February in Michigan, Temperature in the 60s (?)

Sheesh, this weather seems like a fantasy so why not go whole hog… YO!, ALERT! THIS IS NOT REAL, THIS IS NOT REAL….!

“By the Book”
New York Times Book Review

Joseph Heywood

This weekly feature appears in the New York Time Book Review and features either authors of hot books, or writing greats and their latest offerings.  Interviews do not include we of the Rus Tribe.  The pub does not seek people like me in part because as I like to put it “outside New York is China.” New York has minimal interesting in rust-country scribblers, or in news from out here, UNLESS said report is written by some New York-based individual who travels out in these parts for a period of time (like hiking beyond the Pale) and imagines it to be terra incognito (Beyond here Dwell Dragons) where this stout individual has barely escaped with life and limb. But are they interested in  one of us who lives IN terra incognito, Nosiree Marie.

Let’s be clear on reality: My writing  career has gone from internationally unknown to regionally obscure and in that capacity this obscure author would tell them sure, you betcha, okey doke, wah! Seriously, who turns down the Failing New York Times (as it is termed in Presidentialese).

Okay, this isn’t real, but, as an author, I get paid to make things up — but here we go–

What books are currently on your nightstand?

The Farmer’s Almanac in large type.

What’s the last great book you read?

Out loud or to myself (without moving my lips)? The last great book I read was Stephen Greenblatt’s The Curve.

What’s the best classic novel you recently read for the first time?

Classic Comics, or classics without pictures? If the latter: Marcel Proust’s  À la recherche du temps perdu. And Lawrence Sterne’s The Life and Opinions of Tristram Shandy, Gentleman. Sterne’s work has some drawings. Does that eliminate it from the classic definition? I  read both last year. Plus Erich Maria Remarque’s All Quiet on the Western Front. Amazing read.

How do you organize your books?

Inside my home, in rooms, on shelves, in rows, tallest to shortest and (port to starboard). I have a library in excess of 25,000 volumes. Do you guys  have a better approach to organizing them?

Tell us about your favorites short stories:

My favorite was written by my late father in a high school class around 1937. The title was “The Game.” The narrative consisted of four words. “Rain, game called off.” Talk about flash fiction. I also like the stories of Stu Dybek and Bonnie Jo Campbell.

What moves you in a work of literature?”

Opening the book and finding a complete world I had not anticipated and probably could not imagine on my own.

What genres to you especially enjoy reading? And which do you avoid?

I especially like bathroom and public graffiti, and cereal box promotional copy. I rarely read conservative Horatio Alger stories or the Federal Register, which is like reading  substandard pidgin-Klingon.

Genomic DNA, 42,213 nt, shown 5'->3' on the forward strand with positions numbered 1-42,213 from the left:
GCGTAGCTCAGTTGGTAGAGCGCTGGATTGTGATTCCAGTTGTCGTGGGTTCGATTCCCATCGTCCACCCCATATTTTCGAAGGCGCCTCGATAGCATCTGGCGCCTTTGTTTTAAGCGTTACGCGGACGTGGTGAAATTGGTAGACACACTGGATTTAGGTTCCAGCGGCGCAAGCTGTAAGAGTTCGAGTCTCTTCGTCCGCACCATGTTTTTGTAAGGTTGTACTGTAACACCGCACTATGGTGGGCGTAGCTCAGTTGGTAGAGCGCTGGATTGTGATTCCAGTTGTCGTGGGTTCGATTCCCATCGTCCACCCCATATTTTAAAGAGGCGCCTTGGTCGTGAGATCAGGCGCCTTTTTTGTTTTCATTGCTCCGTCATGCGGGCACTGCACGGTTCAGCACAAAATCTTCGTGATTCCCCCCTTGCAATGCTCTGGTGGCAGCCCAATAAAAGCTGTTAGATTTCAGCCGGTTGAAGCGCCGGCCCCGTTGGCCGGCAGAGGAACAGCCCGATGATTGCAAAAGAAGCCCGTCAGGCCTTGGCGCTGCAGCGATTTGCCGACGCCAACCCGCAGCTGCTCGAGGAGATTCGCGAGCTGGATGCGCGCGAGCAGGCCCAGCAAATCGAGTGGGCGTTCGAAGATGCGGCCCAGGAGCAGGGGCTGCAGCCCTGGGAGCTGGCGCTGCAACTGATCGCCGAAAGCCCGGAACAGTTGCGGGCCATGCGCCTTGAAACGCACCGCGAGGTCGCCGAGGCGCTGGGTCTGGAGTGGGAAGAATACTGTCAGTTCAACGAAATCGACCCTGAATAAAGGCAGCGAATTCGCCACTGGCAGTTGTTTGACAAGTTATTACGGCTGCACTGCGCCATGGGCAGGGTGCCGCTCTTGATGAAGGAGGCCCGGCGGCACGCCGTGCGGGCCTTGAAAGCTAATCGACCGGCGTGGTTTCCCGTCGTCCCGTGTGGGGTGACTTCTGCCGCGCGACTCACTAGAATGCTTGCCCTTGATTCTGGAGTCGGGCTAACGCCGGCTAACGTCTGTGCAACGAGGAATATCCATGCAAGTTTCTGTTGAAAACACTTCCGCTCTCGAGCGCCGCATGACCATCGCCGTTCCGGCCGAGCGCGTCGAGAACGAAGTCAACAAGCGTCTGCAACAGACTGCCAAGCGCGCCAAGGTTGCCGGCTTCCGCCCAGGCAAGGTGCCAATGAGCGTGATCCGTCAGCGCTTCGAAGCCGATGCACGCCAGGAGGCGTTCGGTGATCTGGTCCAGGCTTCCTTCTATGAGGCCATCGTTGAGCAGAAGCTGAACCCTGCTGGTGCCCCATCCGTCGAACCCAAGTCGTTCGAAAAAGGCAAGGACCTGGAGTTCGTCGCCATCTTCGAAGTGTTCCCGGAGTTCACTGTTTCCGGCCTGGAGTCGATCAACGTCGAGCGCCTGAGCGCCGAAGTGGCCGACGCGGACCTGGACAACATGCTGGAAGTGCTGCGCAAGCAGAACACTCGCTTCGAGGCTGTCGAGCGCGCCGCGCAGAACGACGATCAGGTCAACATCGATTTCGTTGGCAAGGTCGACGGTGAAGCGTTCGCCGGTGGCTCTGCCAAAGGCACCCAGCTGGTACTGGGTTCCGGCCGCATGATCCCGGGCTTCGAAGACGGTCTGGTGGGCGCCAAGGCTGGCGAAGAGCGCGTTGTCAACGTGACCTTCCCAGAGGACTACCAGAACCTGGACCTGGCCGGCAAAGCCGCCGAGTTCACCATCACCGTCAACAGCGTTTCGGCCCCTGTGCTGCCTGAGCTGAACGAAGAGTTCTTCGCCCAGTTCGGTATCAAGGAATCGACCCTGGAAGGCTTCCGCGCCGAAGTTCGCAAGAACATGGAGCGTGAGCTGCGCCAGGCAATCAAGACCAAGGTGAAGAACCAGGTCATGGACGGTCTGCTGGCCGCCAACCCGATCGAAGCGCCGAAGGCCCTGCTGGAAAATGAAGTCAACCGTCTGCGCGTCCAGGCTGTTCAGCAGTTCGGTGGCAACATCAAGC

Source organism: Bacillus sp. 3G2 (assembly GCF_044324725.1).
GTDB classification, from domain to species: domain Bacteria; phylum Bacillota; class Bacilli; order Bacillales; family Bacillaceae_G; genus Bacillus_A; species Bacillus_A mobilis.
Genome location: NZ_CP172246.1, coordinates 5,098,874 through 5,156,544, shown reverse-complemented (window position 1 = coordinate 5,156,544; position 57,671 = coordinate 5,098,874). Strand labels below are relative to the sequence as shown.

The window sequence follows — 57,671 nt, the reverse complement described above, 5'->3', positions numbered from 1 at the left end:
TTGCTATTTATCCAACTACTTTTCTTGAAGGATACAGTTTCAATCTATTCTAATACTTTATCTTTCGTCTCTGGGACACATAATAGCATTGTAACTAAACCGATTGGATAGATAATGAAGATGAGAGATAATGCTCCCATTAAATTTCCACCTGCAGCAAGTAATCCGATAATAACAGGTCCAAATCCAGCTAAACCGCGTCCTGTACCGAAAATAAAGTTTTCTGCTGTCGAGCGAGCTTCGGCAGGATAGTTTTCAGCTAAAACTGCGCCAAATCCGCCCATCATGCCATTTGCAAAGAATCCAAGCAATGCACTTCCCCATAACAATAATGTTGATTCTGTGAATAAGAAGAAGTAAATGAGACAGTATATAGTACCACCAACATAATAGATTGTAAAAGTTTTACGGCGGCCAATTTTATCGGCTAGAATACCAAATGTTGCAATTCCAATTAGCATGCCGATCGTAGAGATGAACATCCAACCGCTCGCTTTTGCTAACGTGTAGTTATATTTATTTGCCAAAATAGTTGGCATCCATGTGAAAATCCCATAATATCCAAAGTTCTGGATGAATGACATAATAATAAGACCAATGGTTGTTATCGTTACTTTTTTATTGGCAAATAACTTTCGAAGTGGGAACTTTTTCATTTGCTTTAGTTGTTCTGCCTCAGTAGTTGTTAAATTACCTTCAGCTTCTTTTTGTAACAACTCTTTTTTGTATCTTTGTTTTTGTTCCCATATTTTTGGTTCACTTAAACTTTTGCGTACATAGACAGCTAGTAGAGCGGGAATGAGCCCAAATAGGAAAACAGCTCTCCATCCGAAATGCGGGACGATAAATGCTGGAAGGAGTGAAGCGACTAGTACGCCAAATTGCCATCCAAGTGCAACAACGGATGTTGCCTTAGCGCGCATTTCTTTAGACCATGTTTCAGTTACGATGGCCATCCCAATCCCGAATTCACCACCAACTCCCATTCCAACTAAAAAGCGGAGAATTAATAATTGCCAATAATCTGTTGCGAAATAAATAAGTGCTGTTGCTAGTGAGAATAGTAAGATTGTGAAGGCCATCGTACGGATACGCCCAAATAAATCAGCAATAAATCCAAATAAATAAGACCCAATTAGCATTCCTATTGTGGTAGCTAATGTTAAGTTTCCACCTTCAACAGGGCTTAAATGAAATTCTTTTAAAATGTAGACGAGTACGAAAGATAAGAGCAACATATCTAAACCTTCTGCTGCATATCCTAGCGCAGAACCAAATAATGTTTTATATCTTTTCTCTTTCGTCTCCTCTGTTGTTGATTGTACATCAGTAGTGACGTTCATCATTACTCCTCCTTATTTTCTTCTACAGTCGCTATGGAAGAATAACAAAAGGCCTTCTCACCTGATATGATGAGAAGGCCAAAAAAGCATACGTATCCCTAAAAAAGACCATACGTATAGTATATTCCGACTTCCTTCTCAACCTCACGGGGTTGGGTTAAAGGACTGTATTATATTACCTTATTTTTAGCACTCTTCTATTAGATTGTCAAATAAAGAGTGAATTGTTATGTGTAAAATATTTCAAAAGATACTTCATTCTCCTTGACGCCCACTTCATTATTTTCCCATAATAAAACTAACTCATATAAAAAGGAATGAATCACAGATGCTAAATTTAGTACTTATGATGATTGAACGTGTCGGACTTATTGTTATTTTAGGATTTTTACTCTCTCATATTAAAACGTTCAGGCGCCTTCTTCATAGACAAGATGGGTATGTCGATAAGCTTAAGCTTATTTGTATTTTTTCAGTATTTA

What’s the best book you’ve received as a gift?

Easy. Bear with me here: I grew up in a USAF family and we were flying back to the States after a 3 yr tour in Europe, and I came down with measles and the crew offloaded (dumped)  us in the Azores and I was hospitalized. The measles then passed from me to my brother and by the time we were healthy enough to travel again,  three weeks had passed. At one point in this stay, a MATS MedEvac came in from Germany, loaded with Section 8  and sundry psychiatric cases. One of the passengers got loose and the flight had to be delayed three days while the manhunt went on. The fellow was eventually located under a thick bush not six feet from the entrance to the hospital.  Meanwhile we had psych patients wandering all over the place and one came into my room and saw me doodling and next thing I knew he showed up with a book on how to draw cartoons.  He had gone to the PX and bought if for me, to encourage my drawing interests. I still have the book (though I couldn’t lay my hands on it with dispatch.  I also still draw cartoons. By far this was the best book gift I ever got.

Second best would have been Peyton Place, but by the time it reached me from my pals, it was pretty tattered from heavy teenage “reading.”

You’re organizing a literary dinner party. Which three writers, dead or alive, would you invite?

Well, no croaked-folk… putrescence does not  positively stimulate my appetite. But okay, I’d either invite James Salter, Mike Delp, and Bonnie Jo Campbell and we’d talk rivers and trout and all that romantic and savage outdoor stuff. Or I’d invite, Wm Shakespeare, Winston Churchill, and A.L Rowse, so I could sit  back and see if the Bard would bug out after suffering Rowse’s legendary arrogance, or if Churchill and the Bard will gang up on the big-headed professor. Talk about a great dinner party! I can’t wait. Will you guys set it up or do I have to ask some reporter from a press conference to do it?

 

Next up I’ll be fauxinterviewed by the retired Brian Lamb for  C-Span’s Booknotes.

Mike Delp Licensed Michigan fisherman and poet.
The late James Salter, fighter pilot, combat vet and the Writer’s Writer.

Dinner party guests:

Author Bonnie Jo Campell, country girl.
The Bulldog, Winston S. Churchill, adventurer, soldier, journalist, politician, war leader and author.
Wm Shaksper, Author.
Al Rowse, Oxford Prof, expert on Elizabethan England.